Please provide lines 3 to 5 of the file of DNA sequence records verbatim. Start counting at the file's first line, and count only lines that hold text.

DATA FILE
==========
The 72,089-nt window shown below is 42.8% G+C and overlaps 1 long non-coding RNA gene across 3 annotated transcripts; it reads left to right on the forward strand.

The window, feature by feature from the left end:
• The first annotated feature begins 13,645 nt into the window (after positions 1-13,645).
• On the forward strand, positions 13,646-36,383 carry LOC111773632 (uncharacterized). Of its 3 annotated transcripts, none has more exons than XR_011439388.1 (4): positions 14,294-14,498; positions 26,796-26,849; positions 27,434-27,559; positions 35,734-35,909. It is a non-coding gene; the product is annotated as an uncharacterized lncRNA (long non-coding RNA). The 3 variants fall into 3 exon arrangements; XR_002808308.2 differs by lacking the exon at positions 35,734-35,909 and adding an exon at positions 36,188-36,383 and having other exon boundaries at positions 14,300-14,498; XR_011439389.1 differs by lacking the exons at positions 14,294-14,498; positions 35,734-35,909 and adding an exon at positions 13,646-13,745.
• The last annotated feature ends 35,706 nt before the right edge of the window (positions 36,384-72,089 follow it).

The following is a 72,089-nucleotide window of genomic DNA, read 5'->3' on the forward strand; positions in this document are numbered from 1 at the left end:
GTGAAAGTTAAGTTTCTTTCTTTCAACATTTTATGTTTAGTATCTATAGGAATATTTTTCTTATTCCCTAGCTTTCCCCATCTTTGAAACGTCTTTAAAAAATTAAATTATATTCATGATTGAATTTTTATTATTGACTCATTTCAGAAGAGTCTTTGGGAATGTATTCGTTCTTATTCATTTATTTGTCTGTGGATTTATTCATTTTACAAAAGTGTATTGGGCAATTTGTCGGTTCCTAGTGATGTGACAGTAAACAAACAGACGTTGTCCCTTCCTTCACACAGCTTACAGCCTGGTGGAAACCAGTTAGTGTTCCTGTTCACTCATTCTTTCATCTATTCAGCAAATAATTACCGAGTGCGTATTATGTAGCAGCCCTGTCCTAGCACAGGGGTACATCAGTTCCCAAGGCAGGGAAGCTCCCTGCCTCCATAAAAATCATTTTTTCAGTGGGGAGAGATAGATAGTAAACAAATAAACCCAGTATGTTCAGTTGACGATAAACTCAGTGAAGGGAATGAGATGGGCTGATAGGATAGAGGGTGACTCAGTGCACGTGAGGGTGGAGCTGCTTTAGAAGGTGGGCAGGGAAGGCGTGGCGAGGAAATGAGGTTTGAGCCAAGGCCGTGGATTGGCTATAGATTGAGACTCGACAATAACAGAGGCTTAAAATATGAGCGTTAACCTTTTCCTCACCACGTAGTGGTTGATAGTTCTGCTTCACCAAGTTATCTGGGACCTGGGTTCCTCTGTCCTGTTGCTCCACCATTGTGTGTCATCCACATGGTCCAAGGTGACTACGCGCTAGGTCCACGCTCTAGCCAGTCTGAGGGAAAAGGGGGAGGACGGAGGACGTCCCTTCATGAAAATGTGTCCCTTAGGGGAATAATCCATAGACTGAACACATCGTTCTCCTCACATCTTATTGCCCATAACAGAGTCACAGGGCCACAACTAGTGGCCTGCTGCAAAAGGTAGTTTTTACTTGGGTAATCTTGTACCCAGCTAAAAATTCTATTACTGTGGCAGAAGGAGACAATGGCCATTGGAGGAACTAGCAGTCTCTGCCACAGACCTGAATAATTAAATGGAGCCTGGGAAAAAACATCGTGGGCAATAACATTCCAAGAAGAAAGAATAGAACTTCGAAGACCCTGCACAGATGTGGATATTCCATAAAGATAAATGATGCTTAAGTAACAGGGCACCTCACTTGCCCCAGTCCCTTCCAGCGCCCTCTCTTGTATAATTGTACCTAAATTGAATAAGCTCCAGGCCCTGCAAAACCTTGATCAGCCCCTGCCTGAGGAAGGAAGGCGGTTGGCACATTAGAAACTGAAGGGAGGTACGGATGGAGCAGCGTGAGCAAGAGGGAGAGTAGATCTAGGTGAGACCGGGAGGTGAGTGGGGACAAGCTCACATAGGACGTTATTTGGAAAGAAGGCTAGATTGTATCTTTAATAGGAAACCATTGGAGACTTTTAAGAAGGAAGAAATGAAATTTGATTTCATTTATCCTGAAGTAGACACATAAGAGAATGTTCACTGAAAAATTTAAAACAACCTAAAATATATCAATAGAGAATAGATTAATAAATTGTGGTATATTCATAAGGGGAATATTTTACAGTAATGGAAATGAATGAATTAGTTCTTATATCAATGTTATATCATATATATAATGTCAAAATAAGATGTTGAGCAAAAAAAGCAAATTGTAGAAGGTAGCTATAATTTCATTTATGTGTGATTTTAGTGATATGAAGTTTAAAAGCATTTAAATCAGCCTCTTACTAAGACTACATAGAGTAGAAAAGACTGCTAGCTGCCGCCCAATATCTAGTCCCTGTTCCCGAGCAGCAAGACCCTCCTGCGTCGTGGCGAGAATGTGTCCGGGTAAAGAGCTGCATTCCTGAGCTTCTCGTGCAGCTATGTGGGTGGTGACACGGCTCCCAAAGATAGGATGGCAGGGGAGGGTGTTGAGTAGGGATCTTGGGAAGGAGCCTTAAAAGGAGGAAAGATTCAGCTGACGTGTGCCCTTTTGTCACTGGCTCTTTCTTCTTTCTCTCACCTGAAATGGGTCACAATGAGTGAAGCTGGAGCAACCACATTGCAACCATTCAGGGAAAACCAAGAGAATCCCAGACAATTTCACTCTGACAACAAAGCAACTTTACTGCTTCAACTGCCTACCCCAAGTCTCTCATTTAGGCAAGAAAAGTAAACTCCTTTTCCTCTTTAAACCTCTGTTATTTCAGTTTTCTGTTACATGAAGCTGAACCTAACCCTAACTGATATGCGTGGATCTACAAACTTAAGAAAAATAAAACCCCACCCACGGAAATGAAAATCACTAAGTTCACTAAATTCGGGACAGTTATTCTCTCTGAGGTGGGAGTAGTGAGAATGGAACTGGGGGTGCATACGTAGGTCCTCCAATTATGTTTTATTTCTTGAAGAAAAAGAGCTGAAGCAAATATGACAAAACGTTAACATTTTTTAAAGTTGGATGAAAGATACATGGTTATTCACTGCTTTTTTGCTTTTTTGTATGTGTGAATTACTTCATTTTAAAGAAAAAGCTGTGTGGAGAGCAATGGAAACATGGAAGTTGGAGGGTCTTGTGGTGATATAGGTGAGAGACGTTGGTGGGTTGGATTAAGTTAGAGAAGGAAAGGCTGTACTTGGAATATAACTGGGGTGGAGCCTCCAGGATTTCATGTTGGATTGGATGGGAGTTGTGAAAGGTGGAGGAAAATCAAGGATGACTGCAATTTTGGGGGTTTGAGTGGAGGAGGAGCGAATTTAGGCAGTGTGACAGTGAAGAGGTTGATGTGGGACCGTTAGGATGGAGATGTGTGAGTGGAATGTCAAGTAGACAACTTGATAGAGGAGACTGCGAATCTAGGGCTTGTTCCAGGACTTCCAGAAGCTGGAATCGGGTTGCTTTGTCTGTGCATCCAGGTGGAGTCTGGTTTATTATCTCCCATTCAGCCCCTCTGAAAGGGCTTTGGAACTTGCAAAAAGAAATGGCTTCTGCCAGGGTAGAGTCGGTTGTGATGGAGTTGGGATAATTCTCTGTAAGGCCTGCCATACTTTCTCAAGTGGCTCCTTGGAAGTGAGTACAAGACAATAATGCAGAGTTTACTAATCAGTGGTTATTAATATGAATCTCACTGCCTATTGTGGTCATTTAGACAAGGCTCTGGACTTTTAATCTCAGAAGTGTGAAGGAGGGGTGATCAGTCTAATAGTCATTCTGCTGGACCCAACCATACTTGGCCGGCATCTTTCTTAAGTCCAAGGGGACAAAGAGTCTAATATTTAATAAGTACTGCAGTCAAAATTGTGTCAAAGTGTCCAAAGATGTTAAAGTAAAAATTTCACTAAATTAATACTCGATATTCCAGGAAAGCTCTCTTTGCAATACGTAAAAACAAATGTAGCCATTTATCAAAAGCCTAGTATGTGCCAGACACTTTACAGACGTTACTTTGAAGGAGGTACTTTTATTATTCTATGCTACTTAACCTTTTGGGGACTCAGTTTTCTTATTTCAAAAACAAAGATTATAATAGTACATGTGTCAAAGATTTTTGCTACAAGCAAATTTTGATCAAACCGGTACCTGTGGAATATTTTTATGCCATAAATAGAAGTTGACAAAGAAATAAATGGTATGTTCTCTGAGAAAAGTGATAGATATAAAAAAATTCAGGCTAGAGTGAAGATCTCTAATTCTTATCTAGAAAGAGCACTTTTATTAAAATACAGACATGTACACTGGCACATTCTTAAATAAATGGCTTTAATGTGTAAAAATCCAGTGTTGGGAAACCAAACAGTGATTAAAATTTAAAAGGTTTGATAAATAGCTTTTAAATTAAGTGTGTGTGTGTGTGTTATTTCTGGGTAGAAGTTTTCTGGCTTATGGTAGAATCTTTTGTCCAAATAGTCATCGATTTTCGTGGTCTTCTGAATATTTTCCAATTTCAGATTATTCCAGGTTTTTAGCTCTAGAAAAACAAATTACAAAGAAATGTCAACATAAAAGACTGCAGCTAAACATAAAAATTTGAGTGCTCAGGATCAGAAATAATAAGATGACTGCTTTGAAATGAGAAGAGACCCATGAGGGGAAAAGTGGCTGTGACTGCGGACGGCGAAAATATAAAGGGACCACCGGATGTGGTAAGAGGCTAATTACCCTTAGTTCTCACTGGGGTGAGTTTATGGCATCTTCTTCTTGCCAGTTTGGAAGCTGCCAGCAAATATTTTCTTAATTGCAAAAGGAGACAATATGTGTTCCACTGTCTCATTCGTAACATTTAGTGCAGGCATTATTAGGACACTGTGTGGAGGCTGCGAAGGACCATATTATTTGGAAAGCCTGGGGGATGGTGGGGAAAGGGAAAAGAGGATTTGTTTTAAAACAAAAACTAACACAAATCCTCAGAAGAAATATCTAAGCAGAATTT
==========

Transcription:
• The first annotated feature begins 13,645 nt into the window (after positions 1-13,645).
• On the forward strand, positions 13,646-36,383 carry LOC111773632 (uncharacterized). Of its 3 annotated transcripts, none has more exons than XR_011439388.1 (4): positions 14,294-14,498; positions 26,796-26,849; positions 27,434-27,559; positions 35,734-35,909. It is a non-coding gene; the product is annotated as an uncharacterized lncRNA (long non-coding RNA). The 3 variants fall into 3 exon arrangements; XR_002808308.2 differs by lacking the exon at positions 35,734-35,909 and adding an exon at positions 36,188-36,383 and having other exon boundaries at positions 14,300-14,498; XR_011439389.1 differs by lacking the exons at positions 14,294-14,498; positions 35,734-35,909 and adding an exon at positions 13,646-13,745.
• The last annotated feature ends 35,706 nt before the right edge of the window (positions 36,384-72,089 follow it).